Some good news and sad news have put books in the forefront of my mind. It’s also the start of the school year, and even though I am many (many) years out of school, I have never lost the excitement of discovery that I associate with new, or new-to-me, books.
First, the good news: Lost Art Press has released a bunch of new books in quick succession: Sharpen This, Chris Schwarz’s concise and helpful guide to sharpening; George Walker and Jim Tolpin’s Euclid’s Door: Building the Tools of ‘By Hand & Eye,” a companion book to the authors’ book of artisan geometry for woodworkers; The Belligerent Finisher, in which John Porrit shows how to give furniture the warm patina of antiques with imaginative finishing techniques; and Chris Schwarz’s Stick Chair Journal, a the inaugural edition of a journal for lovers of stick chairs.
The sad news: the death of our friend Nancy Hiller has brought renewed attention to Nancy’s wonderful books, including her memoirs, Making Things Work and Shop Tails, and her insightful guide to kitchen design and construction, Kitchen Think. Nancy’s legacy lives on through our memories of her kindness and wisdom; through her magnificent woodwork; and through these encouraging books.
Fall is also a good time to recommend books generally, so I thought I’d mention a few classics and a couple of relative newbies that are worth checking out.
If you are fascinated by Joseph Moxon or Roubo but consider them too, well…recent, how about Theophilus’ On Diverse Arts? This 12th century treatise on trades and crafts is a surprisingly enjoyable read - it's a "how to" - with many of the crafts and their challenges surprisingly unchanged in their essence.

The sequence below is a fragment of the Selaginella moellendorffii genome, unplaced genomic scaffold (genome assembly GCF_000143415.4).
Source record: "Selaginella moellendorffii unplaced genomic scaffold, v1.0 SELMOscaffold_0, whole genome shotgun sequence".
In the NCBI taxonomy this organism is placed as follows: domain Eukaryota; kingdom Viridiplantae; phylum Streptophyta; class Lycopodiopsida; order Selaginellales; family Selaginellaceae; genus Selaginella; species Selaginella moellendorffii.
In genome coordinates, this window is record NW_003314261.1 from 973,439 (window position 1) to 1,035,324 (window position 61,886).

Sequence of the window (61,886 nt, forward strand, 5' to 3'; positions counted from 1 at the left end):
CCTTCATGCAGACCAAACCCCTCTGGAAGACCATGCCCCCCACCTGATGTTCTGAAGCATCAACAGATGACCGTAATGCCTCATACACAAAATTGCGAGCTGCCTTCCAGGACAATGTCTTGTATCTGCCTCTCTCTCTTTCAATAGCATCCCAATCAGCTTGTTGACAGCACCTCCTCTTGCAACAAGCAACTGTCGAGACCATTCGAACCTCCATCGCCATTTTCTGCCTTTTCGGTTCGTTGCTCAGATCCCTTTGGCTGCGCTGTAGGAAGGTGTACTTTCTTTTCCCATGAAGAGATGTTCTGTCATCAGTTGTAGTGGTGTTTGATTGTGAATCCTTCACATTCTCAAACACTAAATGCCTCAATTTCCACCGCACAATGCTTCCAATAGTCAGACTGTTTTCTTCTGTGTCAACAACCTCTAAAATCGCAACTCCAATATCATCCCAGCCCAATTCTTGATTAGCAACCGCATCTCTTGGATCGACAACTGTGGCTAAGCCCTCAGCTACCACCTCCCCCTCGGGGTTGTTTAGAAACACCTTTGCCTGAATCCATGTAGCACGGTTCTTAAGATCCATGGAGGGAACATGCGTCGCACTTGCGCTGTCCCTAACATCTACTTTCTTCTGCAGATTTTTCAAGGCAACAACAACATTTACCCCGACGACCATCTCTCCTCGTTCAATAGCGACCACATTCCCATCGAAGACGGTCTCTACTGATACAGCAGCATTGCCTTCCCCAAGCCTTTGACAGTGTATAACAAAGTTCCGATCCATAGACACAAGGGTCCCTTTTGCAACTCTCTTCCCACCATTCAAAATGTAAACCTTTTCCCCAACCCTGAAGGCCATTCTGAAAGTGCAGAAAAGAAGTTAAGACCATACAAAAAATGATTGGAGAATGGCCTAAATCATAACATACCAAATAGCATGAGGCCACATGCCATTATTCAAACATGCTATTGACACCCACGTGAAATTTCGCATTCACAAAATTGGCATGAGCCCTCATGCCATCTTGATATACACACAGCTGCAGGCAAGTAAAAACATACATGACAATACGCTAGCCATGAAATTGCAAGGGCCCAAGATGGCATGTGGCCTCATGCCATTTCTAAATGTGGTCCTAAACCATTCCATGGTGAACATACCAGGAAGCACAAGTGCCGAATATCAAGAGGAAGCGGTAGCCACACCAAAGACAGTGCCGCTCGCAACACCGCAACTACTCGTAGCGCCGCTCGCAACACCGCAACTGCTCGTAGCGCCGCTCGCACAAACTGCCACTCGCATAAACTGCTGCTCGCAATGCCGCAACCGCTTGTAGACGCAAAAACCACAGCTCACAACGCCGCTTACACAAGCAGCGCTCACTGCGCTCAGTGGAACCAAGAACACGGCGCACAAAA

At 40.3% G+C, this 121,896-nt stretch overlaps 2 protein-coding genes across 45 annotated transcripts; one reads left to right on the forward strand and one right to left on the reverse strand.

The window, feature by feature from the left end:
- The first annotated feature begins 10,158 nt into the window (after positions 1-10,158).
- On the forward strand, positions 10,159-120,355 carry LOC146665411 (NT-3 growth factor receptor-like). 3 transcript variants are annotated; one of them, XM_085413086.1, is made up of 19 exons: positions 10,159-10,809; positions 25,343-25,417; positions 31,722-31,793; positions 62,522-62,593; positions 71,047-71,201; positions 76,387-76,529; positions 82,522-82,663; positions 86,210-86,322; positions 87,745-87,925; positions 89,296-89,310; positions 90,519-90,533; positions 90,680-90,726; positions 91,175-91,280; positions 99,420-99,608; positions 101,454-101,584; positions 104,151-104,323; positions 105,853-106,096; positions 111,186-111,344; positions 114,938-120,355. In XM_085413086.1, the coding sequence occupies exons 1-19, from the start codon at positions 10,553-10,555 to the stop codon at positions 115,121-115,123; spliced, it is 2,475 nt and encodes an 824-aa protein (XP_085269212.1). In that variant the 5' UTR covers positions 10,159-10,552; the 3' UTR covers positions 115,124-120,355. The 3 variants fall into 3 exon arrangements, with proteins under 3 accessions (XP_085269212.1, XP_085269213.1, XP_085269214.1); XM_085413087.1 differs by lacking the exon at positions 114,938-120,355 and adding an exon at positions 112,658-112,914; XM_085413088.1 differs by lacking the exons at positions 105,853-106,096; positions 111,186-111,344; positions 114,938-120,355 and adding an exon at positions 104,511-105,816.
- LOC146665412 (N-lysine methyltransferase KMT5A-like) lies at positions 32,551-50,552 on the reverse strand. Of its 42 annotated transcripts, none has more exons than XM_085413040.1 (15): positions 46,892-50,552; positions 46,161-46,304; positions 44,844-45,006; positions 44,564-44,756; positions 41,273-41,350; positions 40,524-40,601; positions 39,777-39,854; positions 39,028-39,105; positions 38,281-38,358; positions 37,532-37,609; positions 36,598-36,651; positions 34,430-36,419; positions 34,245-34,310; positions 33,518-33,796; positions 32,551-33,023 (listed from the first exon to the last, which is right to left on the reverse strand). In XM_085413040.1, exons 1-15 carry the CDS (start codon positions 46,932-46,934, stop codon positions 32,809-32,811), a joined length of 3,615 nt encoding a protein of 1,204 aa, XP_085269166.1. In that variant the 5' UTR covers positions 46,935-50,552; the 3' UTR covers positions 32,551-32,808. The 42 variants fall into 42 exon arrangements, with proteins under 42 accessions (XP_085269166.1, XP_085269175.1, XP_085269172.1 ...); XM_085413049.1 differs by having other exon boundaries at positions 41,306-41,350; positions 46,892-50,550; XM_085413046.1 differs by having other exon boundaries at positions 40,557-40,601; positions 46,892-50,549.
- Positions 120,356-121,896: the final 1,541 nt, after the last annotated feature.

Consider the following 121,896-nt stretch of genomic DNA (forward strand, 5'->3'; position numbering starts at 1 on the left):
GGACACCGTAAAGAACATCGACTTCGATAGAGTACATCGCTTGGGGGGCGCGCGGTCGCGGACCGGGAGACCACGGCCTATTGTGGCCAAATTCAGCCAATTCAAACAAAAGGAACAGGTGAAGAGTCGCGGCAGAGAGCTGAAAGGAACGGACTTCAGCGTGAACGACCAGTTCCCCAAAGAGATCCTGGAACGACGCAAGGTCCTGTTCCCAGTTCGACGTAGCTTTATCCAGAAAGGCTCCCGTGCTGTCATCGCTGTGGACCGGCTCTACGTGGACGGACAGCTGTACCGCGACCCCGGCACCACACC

Gerrit Rietveld was one of the 20th century’s most innovative furniture designers and his work is explored in How to Construct Rietveld Furniture. Rietveld’s zig zag chairs are deservedly iconic - for their accessibility of construction, comfort and overall snazziness - and many other designs are also worth exploring. This book has measured drawing and plans for most of Rietveld iconic designs.
Why We Make Things and Why It Matters by Peter Korn, founder of the Center for Furniture Craftsmanship, has a title that says it all. Give it as a gift to anyone who finds satisfaction in making things.
Two reissued books by Scott Landis, The Workbench Book and The Workshop Book, deserve wider audiences. I have both books in the original editions and I used plans in The Workbench Book to build my own workbench in the early 1980's. I’m thrilled to see these influential books available again.
I can personally attest to the fact that Daniel Clay is a wonderful teacher of chip carving, but if you can’t take a class with him, get the next best thing, his book Chip Carving: Techniques for Carving Beautiful Patterns by Hand. Once you learn the technique, you’ll see blank wood in a new light - and ready for beautification.
We often get questions about books that can help transmit the magic of woodworking to the next generation. We have books that build skill, like The Complete Guide to Soap Carving and books that build connection to the craft, like the storytelling powerhouse Cadi and the Cursed Oak. Since so many schools have given up on handcraft instruction, books may be a good way to pique young interest.
Finally, two of our greatest woodworking magazines, Quercus and Mortise & Tenon, have new issues out. These magazines have very different styles but both fill their pages with vital celebrations of craft.
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